Passing the hoards of people going up Moro Rock, we continued on the narrow dirt trail back toward our parking at the Giant Forest Museum. After spending miles and hours in the quiet, almost people free forest, it was a little difficult for us to be around so many people again! We kept having to hop to the side of the trail to let oncoming traffic pass. This is definitely the main trail to get to Moro Rock when the parking is full.
Back at the parking lot of the Giant Forest Museum we enjoyed our lunch in the air conditioned truck and broke out the park map to see where we wanted to explore next. We agreed we were both too tired to do any more hikes so we opted for the Kings Canyon Scenic Byway.
Kings Canyon Scenic Byway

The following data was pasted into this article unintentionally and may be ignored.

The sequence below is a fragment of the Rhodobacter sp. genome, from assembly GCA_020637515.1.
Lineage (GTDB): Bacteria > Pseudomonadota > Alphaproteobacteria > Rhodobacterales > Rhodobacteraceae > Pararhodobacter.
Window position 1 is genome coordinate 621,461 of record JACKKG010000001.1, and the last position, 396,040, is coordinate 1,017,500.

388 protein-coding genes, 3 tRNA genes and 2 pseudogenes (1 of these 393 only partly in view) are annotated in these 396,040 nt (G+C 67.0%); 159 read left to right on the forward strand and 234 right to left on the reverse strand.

Kings Canyon Scenic Byway is at the other end of the park from the Giant Forest Museum which allowed us to cool down in the air conditioning and regain some energy!
We stopped at the market in Stony Creek Village to grab a soda and a little more ice for the cooler. Pouring the melted ice water from the cooler on our dirty sweaty feet felt sooo good! This also woke us up! Now we were ready to explore more!
We took the road to Hume Lake to see more of the park. It’s a beautiful lake but was very crowded on a warm Saturday. Would love to go back and rent kayaks another time. Back on the Kings Canyon Scenic Byway we drove and admired the beauty all around us. We stopped at all the overlooks and turned around before dropping down into Cedar Grove. It was starting to get late in the day and we still had an hour plus drive to get back through the park and to the campsite.